With a multitude of charities doing important work tackling the many problems of the world, it can be difficult to pick which organisations to put your support towards, even if you have a particular cause in mind.
Helping connect women across the globe to charities working to put a stop to gender equalities is Sydney-based social enterprise Secret Sisterhood.
By giving 90 per cent of its profits to charities, Secret Sisterhood offers a way for buyers to contribute to some of that largest Australian charities aiming to empower women and tackle gender inequality.
Currently, the Sisterhood supports the United Nations Women’s Committee Australia, a UN entity that looks to provide aid to women worldwide, Australian education-focused charity One Girl, and the Entrust Foundation, which looks to serve poor and oppressed communities.
Also supported by the business is Kiva, a US-based charity which provides small loans to women in need to help them start their own business.
Founded by Jacquie Love, who was volunteering with charities, underlying the Secret Sisterhood is a “movement” to develop a community or “sisterhood” of women who can come together to help solve a global issue, while empowering and inspiring each other.
“I have always felt passionate about women’s rights,” said Love.
“Women are disadvantaged because of their gender in every country; it can range from the wage gap in countries like Australia, or could be as extreme as sex trafficking in countries like India. We aim to create a support network for women, a Sisterhood, where women and girls can come together to feel supported and uplifted.”
Taking a charity trip to India at the beginning of this year, Love said she learned about the millions of girls who, from a young age, are lured from their home villages and led into a life of slavery to work as prostitutes in the local red-light districts.
“I wanted to do something to make a difference for women, as women are disadvantaged in every country around the world. I had heard about social enterprise and loved the idea that businesses could run for a social purpose and customers could purchase products and feel good about it at the same time, knowing their profits were directed towards people in need,” said Love.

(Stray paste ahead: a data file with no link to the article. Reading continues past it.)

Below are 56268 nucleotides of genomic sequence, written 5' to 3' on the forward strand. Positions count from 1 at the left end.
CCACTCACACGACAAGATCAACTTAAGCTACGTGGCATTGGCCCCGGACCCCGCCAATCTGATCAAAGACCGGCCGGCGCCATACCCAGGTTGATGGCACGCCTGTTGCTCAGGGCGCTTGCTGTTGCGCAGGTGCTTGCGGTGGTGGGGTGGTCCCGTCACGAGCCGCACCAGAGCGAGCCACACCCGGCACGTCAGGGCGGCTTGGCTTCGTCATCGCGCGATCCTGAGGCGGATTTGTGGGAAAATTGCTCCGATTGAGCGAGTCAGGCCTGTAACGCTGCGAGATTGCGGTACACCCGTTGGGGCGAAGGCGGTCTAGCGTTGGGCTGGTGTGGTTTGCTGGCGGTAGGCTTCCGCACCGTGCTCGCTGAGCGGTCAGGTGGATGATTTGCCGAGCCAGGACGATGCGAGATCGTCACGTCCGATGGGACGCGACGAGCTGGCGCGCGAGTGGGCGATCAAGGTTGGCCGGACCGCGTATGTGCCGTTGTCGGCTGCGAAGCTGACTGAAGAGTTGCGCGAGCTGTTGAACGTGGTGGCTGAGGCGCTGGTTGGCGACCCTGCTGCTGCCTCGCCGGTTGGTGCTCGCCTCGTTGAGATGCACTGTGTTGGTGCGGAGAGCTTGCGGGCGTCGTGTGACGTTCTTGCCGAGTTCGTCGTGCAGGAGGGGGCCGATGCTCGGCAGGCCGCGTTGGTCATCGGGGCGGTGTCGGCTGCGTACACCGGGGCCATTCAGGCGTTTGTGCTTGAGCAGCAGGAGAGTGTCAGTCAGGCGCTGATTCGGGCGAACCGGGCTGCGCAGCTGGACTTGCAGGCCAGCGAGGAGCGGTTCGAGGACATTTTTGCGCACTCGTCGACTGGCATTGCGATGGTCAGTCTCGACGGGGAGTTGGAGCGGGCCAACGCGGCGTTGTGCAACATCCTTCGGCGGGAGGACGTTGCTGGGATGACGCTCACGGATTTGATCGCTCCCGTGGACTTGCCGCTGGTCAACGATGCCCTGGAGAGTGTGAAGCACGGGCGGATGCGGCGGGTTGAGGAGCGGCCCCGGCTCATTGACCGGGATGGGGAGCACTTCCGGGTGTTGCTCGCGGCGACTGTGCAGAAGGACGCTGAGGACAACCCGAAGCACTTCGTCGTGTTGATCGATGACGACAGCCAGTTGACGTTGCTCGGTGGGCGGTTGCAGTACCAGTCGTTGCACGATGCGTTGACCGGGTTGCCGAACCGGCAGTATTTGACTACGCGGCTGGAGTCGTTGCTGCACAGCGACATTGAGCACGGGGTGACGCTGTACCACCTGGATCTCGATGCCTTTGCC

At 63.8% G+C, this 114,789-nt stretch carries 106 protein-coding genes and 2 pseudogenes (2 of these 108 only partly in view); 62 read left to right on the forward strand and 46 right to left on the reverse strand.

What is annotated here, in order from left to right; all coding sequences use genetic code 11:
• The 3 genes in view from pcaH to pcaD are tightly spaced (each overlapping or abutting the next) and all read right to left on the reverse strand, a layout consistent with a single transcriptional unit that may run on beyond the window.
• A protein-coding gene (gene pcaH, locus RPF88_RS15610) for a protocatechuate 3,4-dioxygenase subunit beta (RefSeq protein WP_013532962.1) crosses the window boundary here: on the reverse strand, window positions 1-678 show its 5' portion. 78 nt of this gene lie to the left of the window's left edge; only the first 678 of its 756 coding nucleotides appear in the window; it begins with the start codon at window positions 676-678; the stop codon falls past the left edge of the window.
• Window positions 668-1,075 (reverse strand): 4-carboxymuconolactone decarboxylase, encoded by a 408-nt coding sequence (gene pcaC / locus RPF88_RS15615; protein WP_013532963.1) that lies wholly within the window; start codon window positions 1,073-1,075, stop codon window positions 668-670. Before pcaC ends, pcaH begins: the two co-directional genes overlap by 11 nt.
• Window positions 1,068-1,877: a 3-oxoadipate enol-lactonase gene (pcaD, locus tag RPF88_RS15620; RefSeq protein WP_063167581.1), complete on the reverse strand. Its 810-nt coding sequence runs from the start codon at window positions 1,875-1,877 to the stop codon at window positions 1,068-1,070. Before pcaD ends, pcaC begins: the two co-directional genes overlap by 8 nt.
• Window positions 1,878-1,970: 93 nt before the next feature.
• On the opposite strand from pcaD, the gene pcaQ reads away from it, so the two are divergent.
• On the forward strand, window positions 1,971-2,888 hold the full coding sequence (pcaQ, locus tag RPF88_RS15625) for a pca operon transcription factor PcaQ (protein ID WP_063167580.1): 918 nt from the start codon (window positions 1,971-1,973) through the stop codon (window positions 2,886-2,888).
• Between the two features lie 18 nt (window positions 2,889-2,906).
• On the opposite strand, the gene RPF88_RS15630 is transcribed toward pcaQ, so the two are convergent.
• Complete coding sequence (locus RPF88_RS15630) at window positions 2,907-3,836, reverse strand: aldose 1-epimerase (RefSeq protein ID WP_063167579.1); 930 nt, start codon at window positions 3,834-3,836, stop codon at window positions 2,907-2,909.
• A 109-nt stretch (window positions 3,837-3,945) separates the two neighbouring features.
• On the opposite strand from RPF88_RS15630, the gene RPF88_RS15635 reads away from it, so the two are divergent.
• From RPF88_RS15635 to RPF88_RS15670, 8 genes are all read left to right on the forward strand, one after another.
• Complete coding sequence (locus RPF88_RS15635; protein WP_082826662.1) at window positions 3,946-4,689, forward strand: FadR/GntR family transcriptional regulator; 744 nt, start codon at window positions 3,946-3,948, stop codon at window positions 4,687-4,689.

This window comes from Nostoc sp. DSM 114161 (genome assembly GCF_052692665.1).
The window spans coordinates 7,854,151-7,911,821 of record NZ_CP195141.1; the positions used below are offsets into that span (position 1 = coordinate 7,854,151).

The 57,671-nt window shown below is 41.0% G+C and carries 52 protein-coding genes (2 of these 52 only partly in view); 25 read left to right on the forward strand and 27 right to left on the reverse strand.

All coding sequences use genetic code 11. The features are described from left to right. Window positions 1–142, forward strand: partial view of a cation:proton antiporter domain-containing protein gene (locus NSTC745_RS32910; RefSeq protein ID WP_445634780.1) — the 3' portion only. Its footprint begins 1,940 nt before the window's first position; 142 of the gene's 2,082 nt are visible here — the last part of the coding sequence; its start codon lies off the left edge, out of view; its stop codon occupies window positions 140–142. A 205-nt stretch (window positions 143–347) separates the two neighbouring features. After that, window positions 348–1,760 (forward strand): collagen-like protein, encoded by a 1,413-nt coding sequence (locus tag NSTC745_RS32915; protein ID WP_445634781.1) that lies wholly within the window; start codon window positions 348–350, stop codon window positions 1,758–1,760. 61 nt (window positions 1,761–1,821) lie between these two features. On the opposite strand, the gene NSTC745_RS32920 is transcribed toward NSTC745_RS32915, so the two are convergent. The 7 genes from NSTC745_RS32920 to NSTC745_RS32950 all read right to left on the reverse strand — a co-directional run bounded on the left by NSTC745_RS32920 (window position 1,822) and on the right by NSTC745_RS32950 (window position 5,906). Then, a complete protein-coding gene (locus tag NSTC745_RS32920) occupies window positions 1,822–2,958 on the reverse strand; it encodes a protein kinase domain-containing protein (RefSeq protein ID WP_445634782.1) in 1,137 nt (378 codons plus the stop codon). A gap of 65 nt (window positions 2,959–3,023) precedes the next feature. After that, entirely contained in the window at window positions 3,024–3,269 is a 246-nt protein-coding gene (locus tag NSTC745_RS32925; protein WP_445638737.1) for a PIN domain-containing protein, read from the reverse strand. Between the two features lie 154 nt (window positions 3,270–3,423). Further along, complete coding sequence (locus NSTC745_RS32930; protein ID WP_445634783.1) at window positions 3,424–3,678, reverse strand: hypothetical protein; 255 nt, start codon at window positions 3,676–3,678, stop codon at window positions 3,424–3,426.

Launching in June this year, the business sells three different jewellery lines branded with the Sisterhood’s logo or font design. Items on the store include a limited-edition ‘Founding Sisters’ collection for early supporters, which holds a silver, gold and rose-gold necklaces and bracelets for $129.
Splitting 90 percent of its profits equally between the four pillar charities, the Sisterhood’s community has helped fund 93 projects in over 33 countries since its launch.
Social enterprises across Australia
Jewellery aside, to help bring Sisterhood members together to discuss the issue of women’s equality and further awareness about the issue, the business has taken to social media.
Creating a Facebook group under a month ago for women of all ages to come together and talk about their lives and global gender inequality issues, Love said the community has grown to over 1,000 members so far.
Meanwhile, the business’s central Facebook page has over 10,000 likes, with Love saying the business will continue to leverage social media to expand the Sisterhood movement.
Looking to other avenues to grow the community, Love added that the business is currently looking into providing a series of online videos for Sisterhood members to engage with.
“We would like to provide our sisters with talks by motivational, inspiring and uplifting speakers. These talks will cover a variety of issues, such as health, fitness, spirituality and motivation, essentially anything that will benefit women and girls,” Love siad.
“We will release these talks online to allow our sisters to view these speakers no matter where they live. We believe providing content that allows women to grow and learn is very important and we’re passionate about adding this element to our business.”
The business will also aim to host offline events on a monthly basis, encouraging Sisterhood members to host “secret gatherings” either at community spaces, workplaces, or homes, with Secret Sisterhood providing a program for the group to follow.
“It is a great way for our community to get together regularly and show their support for each other,” said Love.
“Over the next 12 months we will be focusing on expanding internationally. We would love for this Sisterhood community to be right around the world, so we can really start making change. Our dream is that by 2023 we will have one million women and girls as part of our Secret Sisterhood, all encouraging, empowering and uplifting each other.”
Image: Jacquie Love. Source: Supplied.